[Futher material including discussion extracts has been omitted]

Comments

Permalink
"By the way, does anyone see the irony in closed meetings to discuss openness?"

Ummm...nope. Seem totally reasonable that people that really care about standards being open, fair and usable want to gather with others with the same inclination and find solutions.

It would be rather backwards to invite people that thinks "patents on mathematics is essential for the software industry" or that "all standards are acceptable since they are opt in", wouldn't it?

"Perhaps we need a standard for standards for standards."

Just start working on it then while the rest of us focus on making ICT becoming reality.

Permalink
Rick, "does anyone see the irony in closed meetings to discuss openness" Nice try, but as far as I see, the wiki discussion was about IBM's new I.T.Standards Policy, not about openness on itself. It is not surprising that a company has internal discussions to define their own internal policies. In addition, I don't see that any meeting was organised, but rather an on-line wiki discussion. If you want to make relevant comments about "closed meeting to discuss openness", I think a better subject would be how ISO organises their BRM meetings to discuss open standards. Does your bitter comments mean that your are against the resulting recommendations ? Luc Bollen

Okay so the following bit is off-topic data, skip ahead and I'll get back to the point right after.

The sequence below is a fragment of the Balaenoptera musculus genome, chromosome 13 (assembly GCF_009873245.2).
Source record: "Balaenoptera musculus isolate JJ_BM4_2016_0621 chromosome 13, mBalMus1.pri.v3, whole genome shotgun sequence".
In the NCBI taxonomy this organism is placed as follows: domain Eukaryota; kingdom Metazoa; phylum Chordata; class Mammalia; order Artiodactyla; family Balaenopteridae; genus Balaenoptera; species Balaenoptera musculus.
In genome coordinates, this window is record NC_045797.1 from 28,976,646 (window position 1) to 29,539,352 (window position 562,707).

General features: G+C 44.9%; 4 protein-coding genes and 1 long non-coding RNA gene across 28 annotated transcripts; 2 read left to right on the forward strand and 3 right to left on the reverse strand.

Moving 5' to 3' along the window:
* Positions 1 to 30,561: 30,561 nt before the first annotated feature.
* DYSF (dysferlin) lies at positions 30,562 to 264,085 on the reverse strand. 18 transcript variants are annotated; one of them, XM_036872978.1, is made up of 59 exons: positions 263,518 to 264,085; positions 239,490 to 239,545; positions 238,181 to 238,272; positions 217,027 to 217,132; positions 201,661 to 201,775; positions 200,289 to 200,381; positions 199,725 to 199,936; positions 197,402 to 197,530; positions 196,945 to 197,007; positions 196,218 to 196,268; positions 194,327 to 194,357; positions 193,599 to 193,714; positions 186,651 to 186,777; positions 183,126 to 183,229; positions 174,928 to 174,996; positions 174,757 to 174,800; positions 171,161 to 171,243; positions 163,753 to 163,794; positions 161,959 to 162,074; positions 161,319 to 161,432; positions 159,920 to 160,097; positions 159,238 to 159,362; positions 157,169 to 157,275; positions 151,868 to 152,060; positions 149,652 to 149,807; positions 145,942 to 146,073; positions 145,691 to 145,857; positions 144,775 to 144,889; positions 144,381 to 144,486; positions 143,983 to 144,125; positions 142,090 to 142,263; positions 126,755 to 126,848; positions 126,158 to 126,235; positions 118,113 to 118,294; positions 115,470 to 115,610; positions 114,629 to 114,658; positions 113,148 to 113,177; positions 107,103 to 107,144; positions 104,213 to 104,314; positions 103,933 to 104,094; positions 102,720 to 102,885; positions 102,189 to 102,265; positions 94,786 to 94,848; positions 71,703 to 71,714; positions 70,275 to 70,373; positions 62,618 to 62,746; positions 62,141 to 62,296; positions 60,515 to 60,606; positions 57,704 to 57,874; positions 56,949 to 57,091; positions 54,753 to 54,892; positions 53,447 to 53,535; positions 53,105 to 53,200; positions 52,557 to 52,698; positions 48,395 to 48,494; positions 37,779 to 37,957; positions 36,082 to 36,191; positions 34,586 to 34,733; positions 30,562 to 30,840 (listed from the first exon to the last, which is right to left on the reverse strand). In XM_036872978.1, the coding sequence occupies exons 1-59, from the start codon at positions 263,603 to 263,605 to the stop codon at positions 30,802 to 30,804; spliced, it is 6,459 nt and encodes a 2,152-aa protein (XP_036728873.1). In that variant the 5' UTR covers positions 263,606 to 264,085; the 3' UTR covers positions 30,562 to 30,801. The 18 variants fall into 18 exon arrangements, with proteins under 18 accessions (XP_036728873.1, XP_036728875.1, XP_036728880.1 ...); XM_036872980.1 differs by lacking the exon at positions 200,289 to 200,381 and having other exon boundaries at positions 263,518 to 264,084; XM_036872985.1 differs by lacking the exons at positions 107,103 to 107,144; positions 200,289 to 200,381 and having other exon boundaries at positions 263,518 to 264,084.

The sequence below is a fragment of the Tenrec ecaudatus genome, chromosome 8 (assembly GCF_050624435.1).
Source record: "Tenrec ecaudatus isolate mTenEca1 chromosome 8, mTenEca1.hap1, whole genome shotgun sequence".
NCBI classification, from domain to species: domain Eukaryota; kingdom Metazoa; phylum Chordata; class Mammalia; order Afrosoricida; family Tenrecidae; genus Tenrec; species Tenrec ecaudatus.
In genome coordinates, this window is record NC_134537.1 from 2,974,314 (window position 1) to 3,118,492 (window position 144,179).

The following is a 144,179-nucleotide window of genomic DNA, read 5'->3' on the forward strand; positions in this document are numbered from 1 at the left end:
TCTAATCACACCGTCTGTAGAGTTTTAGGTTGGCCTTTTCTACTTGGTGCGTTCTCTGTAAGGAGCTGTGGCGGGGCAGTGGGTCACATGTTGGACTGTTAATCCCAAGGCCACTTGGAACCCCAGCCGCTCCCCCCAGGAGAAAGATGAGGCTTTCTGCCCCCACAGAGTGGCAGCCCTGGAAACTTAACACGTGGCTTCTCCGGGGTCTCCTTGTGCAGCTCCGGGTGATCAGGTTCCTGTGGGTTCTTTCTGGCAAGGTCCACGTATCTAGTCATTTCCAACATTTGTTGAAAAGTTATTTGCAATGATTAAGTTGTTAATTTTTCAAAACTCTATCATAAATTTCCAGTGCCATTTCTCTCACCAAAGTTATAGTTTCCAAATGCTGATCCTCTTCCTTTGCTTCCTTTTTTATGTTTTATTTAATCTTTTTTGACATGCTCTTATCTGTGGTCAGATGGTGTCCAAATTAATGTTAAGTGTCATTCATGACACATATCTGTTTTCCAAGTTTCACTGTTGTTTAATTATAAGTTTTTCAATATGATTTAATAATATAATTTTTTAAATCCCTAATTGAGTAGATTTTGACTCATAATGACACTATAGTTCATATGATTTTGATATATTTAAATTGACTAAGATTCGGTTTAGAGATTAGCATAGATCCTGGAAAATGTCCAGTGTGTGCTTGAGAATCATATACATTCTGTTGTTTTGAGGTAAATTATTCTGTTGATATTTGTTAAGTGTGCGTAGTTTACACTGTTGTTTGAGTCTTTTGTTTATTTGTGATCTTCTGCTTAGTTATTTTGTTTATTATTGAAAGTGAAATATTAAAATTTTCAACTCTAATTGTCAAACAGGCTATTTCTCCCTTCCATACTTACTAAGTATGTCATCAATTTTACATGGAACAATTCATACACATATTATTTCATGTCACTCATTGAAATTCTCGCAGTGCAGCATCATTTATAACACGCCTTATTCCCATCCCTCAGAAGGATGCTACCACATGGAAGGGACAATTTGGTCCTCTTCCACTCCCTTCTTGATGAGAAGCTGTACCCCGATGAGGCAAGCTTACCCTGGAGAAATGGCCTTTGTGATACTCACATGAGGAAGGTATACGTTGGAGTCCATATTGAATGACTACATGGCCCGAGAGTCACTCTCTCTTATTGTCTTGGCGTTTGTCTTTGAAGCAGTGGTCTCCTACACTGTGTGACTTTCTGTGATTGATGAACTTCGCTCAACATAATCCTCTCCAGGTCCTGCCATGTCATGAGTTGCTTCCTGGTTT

Considering how the BRM was conducted, I find it interesting that, under the rules that the BRM operated, last minute members to the meeting were the deciding factor in pushing OOXML, then the new "members" decided that they didn't have to follow the rules of membership. Results - the standards body was basically hamstrung and not able to continue to do their work.

Invitation-only for participation in setting standards sounds reasonable under these circumstances.

The only caveat I would posit would be that the invitations be sent to active members (active being members that participate at ALL levels of membership - not just selected levels like what happened at OOXML).

- Ken

"Invitation only, it says, for the next step in November. That's an ironic open process."

As Andy wrote:
"The process in question was a Wiki-based conversation conducted over a six week period last May and June, involving over 70 government, academic, industry, policy and standards body thought leaders from around the world. "

This must really be a very select list of back room dealers, indeed.

As usual, Rick gets the words right, but leaves out the context. But you might want to ask for an invitation?

There have been accusations in the past that some technical committees were swamped with people who had no expertise in the field. They were perceived as being only there to cast votes for a business partner. Maybe the organizers are a little paranoid about the type of "business partners" that might show up?

Winter

Permalink
"Perhaps this desire to create the perfect standards body is what has been holding them back from standardizing their mainframe interfaces, revealing their IP to create a more open market."

Rather strange that you start to talk about their mainframes in this situation...what does the interfaces for IBM hardware have to do with ICT stuff like exchange of office documents?

Permalink